Liz Gannes

Recent Posts by Liz Gannes

Could the Next Elite University Be Online and Venture-Backed?

The Minerva Project says it’s planning to launch the first elite American university in a century. Sounds wacky, right?

But the project is starting to gather some heavyweight support: Former Harvard President and U.S. Secretary of the Treasury Larry Summers will chair its advisory board, and Benchmark Capital has committed $25 million, the VC firm’s largest seed investment ever.

Elite higher education is a stagnant market, argues Minerva CEO Ben Nelson. Far more people are qualified to get into top colleges than are admitted. Meanwhile, college education is too expensive and good teaching is undervalued. How can you address all that? By going online.

Unlike former Stanford professor and Google exec Sebastian Thrun’s Udacity, which started by offering a small selection of university-level classes online, Minerva plans to birth itself as a full alternative to college.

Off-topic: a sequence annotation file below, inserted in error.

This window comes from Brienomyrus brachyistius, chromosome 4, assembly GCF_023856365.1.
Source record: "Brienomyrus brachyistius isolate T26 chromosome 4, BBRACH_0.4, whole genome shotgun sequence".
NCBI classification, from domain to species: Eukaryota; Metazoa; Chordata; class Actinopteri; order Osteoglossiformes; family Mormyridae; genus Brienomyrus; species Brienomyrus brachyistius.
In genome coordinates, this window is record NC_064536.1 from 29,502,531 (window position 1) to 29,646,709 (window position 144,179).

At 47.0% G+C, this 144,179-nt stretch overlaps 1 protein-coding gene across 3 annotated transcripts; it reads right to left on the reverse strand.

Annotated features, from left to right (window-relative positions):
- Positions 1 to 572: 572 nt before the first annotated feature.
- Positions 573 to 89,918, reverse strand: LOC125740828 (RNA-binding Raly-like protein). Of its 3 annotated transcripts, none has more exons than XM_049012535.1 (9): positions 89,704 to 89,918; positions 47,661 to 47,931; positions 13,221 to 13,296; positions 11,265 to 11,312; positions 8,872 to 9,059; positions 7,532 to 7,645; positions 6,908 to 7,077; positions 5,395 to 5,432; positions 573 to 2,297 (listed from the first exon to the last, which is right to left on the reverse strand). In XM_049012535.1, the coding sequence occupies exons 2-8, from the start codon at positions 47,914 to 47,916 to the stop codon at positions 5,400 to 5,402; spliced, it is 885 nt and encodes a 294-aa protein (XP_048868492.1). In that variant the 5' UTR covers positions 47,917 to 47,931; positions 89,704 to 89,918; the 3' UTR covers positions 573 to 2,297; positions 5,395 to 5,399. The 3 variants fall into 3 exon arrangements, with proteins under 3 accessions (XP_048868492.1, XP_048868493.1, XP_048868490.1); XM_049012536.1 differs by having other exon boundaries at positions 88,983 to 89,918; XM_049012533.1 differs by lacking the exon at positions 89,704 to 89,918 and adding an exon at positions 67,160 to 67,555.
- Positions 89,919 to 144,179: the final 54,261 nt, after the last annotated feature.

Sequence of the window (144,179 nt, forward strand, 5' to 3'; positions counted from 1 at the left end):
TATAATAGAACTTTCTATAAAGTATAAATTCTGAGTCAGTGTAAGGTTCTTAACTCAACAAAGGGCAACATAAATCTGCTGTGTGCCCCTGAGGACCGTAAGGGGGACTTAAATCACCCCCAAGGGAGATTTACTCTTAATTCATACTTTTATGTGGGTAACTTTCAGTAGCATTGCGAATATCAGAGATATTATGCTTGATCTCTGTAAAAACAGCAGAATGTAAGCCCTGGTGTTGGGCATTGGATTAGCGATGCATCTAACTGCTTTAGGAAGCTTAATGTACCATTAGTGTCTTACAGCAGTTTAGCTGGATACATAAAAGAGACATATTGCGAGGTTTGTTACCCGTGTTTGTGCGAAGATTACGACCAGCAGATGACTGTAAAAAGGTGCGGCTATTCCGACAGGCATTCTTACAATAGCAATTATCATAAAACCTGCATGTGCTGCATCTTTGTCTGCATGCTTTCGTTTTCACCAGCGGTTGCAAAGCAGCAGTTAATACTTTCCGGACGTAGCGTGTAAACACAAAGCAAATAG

Minerva will be a virtual school, though it will encourage students to live together in dorm clusters around the world. It doesn’t plan to offer introductory-level classes — students will be expected to go to community colleges or take online courses to get up to speed.

To attract the best professors to contribute Minerva courses, the school will be paying them well and running an international “Minerva Prize” for the best college-level teaching, with a substantial cash reward.

As for admission, Minerva promises it will give “no weight to lineage, athletic ability, state or country of origin, or capacity to donate.”

Oh, and here’s the most ridiculously audacious bit of all of this: Minerva plans to admit its first class in 2014.

Here’s Nelson giving his pitch about “Taking on the Ivy League” last year at TEDxSF. Nelson was formerly CEO of SnapFish and chairman of RedBeacon.


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I think the NSA has a job to do and we need the NSA. But as (physicist) Robert Oppenheimer said, “When you see something that is technically sweet, you go ahead and do it and argue about what to do about it only after you’ve had your technical success. That is the way it was with the atomic bomb.”

— Phil Zimmerman, PGP inventor and Silent Circle co-founder, in an interview with Om Malik